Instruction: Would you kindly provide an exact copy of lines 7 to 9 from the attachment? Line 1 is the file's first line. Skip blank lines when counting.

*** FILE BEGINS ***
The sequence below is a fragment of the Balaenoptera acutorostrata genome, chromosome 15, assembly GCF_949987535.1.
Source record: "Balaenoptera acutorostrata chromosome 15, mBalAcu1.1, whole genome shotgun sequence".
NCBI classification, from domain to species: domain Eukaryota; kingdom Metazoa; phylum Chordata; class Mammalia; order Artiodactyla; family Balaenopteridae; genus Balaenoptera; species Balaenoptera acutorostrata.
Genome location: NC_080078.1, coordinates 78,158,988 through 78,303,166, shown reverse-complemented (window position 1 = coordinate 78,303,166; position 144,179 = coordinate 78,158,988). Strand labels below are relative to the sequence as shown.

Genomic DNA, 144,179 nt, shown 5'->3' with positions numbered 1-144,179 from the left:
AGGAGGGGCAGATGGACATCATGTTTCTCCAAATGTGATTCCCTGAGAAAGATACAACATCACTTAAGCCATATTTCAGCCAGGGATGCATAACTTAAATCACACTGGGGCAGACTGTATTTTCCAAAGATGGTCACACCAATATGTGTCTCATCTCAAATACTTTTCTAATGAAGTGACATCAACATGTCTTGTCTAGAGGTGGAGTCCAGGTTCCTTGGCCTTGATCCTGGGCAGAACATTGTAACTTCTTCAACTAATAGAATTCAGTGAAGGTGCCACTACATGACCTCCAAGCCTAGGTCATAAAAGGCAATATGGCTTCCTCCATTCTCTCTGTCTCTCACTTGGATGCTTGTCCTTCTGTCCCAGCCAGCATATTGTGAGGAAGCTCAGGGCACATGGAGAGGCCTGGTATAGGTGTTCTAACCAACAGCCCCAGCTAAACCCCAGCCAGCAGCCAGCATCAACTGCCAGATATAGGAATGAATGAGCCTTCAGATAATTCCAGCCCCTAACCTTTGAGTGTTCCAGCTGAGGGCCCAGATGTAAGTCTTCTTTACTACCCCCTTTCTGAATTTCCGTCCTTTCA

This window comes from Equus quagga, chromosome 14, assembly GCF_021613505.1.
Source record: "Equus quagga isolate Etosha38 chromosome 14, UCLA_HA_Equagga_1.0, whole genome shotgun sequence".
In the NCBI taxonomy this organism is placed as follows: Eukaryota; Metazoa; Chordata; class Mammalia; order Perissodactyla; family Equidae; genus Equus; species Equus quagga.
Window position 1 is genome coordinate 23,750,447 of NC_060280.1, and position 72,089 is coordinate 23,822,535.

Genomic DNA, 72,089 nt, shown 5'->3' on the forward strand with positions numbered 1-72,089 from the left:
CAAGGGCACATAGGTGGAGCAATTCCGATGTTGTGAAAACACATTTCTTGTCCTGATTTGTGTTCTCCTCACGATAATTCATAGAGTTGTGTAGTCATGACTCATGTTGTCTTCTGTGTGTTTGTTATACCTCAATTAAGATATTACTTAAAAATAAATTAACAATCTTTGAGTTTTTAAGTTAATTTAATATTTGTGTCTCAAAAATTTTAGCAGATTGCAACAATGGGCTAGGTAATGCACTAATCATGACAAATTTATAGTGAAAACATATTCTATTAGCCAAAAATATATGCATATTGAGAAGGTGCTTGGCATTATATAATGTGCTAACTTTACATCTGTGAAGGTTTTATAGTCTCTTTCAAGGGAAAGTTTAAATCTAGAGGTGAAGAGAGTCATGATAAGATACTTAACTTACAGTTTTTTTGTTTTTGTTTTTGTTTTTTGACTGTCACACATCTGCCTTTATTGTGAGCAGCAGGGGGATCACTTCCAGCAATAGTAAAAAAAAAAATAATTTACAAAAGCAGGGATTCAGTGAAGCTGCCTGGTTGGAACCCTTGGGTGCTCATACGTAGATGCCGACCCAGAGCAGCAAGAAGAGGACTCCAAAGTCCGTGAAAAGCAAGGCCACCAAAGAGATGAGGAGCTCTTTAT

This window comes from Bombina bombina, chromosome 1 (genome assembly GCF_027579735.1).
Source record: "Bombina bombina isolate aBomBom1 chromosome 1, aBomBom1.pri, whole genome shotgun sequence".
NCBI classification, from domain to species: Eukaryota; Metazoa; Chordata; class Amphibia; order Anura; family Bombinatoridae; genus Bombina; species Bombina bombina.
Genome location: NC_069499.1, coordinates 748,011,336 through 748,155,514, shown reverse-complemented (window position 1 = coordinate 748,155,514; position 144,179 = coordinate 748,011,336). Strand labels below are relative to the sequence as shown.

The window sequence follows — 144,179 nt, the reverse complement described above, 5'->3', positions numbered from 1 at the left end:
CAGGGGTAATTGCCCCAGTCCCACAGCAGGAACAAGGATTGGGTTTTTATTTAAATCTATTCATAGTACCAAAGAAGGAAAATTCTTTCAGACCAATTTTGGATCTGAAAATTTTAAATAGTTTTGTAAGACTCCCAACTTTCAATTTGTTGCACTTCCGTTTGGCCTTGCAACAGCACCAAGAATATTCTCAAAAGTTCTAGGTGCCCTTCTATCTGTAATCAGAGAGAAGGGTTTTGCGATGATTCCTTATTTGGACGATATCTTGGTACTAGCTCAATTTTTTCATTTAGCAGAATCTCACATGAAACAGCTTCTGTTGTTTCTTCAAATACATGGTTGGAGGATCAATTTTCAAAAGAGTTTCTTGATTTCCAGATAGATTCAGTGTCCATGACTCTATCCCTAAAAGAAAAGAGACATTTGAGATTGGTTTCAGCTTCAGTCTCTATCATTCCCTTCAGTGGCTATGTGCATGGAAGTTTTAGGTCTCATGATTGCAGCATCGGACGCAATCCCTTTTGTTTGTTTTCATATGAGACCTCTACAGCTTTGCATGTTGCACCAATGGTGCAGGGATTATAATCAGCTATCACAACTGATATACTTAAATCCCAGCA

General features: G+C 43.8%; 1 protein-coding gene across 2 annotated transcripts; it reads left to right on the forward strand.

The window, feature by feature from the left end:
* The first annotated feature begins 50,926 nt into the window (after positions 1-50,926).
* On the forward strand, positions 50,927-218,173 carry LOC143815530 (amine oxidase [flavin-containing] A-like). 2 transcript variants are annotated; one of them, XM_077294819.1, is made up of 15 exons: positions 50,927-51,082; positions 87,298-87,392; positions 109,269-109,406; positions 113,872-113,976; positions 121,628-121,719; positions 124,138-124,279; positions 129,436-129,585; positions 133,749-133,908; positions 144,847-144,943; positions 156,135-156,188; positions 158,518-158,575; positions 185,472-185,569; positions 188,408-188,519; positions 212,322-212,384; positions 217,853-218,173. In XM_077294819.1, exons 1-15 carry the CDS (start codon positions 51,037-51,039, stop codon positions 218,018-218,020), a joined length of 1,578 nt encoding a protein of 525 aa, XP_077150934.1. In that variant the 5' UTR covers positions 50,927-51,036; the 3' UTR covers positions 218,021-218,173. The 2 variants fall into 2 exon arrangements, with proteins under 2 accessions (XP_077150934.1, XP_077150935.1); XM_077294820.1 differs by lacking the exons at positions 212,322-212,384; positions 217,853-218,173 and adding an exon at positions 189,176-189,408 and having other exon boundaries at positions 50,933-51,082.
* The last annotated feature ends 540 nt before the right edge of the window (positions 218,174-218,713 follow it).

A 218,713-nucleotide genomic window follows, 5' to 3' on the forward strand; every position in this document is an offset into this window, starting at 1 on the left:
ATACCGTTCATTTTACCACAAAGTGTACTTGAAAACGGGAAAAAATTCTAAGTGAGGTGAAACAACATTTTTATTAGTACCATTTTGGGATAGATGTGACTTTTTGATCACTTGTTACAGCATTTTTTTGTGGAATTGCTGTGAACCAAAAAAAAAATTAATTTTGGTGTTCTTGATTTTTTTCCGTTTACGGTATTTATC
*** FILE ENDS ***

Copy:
This window comes from Equus quagga, chromosome 14, assembly GCF_021613505.1.
Source record: "Equus quagga isolate Etosha38 chromosome 14, UCLA_HA_Equagga_1.0, whole genome shotgun sequence".
In the NCBI taxonomy this organism is placed as follows: Eukaryota; Metazoa; Chordata; class Mammalia; order Perissodactyla; family Equidae; genus Equus; species Equus quagga.